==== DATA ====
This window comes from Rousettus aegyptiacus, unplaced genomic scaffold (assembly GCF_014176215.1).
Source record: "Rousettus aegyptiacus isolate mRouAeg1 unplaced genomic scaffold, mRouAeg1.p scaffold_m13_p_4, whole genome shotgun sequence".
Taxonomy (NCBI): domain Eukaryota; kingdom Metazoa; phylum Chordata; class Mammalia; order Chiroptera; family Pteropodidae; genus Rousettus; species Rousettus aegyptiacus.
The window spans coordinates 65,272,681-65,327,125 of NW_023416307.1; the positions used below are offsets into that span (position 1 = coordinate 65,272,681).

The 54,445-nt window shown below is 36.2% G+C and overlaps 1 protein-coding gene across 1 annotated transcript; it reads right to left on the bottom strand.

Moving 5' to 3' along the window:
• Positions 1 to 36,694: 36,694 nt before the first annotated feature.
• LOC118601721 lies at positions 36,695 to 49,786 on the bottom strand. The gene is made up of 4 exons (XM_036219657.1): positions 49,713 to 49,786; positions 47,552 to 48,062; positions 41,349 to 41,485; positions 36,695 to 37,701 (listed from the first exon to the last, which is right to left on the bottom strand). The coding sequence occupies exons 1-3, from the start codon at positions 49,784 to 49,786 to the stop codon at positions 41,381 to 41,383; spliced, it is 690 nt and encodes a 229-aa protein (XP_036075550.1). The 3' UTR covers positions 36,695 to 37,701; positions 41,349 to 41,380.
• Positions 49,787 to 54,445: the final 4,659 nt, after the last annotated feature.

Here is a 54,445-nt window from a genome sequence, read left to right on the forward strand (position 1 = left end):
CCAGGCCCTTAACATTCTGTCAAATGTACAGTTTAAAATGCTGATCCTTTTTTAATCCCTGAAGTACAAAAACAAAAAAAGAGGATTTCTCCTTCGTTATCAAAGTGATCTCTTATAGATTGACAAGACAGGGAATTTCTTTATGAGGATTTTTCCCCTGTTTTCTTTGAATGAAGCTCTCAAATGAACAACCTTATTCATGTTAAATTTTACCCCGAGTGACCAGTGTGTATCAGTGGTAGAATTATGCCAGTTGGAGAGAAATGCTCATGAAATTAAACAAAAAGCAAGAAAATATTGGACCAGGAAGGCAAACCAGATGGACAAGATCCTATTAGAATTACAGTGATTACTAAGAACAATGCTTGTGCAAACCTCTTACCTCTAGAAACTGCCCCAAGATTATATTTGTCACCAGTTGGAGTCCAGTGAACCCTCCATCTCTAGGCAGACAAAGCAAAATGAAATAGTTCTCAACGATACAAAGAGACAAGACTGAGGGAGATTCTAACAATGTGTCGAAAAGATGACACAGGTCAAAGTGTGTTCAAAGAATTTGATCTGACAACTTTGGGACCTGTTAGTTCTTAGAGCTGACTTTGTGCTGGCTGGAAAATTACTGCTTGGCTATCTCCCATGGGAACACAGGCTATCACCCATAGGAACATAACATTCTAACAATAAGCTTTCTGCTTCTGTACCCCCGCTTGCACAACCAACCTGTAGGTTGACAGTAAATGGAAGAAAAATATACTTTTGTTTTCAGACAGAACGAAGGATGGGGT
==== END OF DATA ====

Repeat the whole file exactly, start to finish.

This window comes from Rousettus aegyptiacus, unplaced genomic scaffold (assembly GCF_014176215.1).
Source record: "Rousettus aegyptiacus isolate mRouAeg1 unplaced genomic scaffold, mRouAeg1.p scaffold_m13_p_4, whole genome shotgun sequence".
Taxonomy (NCBI): domain Eukaryota; kingdom Metazoa; phylum Chordata; class Mammalia; order Chiroptera; family Pteropodidae; genus Rousettus; species Rousettus aegyptiacus.
The window spans coordinates 65,272,681-65,327,125 of NW_023416307.1; the positions used below are offsets into that span (position 1 = coordinate 65,272,681).

The 54,445-nt window shown below is 36.2% G+C and overlaps 1 protein-coding gene across 1 annotated transcript; it reads right to left on the bottom strand.

Moving 5' to 3' along the window:
• Positions 1 to 36,694: 36,694 nt before the first annotated feature.
• LOC118601721 lies at positions 36,695 to 49,786 on the bottom strand. The gene is made up of 4 exons (XM_036219657.1): positions 49,713 to 49,786; positions 47,552 to 48,062; positions 41,349 to 41,485; positions 36,695 to 37,701 (listed from the first exon to the last, which is right to left on the bottom strand). The coding sequence occupies exons 1-3, from the start codon at positions 49,784 to 49,786 to the stop codon at positions 41,381 to 41,383; spliced, it is 690 nt and encodes a 229-aa protein (XP_036075550.1). The 3' UTR covers positions 36,695 to 37,701; positions 41,349 to 41,380.
• Positions 49,787 to 54,445: the final 4,659 nt, after the last annotated feature.

Here is a 54,445-nt window from a genome sequence, read left to right on the forward strand (position 1 = left end):
CCAGGCCCTTAACATTCTGTCAAATGTACAGTTTAAAATGCTGATCCTTTTTTAATCCCTGAAGTACAAAAACAAAAAAAGAGGATTTCTCCTTCGTTATCAAAGTGATCTCTTATAGATTGACAAGACAGGGAATTTCTTTATGAGGATTTTTCCCCTGTTTTCTTTGAATGAAGCTCTCAAATGAACAACCTTATTCATGTTAAATTTTACCCCGAGTGACCAGTGTGTATCAGTGGTAGAATTATGCCAGTTGGAGAGAAATGCTCATGAAATTAAACAAAAAGCAAGAAAATATTGGACCAGGAAGGCAAACCAGATGGACAAGATCCTATTAGAATTACAGTGATTACTAAGAACAATGCTTGTGCAAACCTCTTACCTCTAGAAACTGCCCCAAGATTATATTTGTCACCAGTTGGAGTCCAGTGAACCCTCCATCTCTAGGCAGACAAAGCAAAATGAAATAGTTCTCAACGATACAAAGAGACAAGACTGAGGGAGATTCTAACAATGTGTCGAAAAGATGACACAGGTCAAAGTGTGTTCAAAGAATTTGATCTGACAACTTTGGGACCTGTTAGTTCTTAGAGCTGACTTTGTGCTGGCTGGAAAATTACTGCTTGGCTATCTCCCATGGGAACACAGGCTATCACCCATAGGAACATAACATTCTAACAATAAGCTTTCTGCTTCTGTACCCCCGCTTGCACAACCAACCTGTAGGTTGACAGTAAATGGAAGAAAAATATACTTTTGTTTTCAGACAGAACGAAGGATGGGGT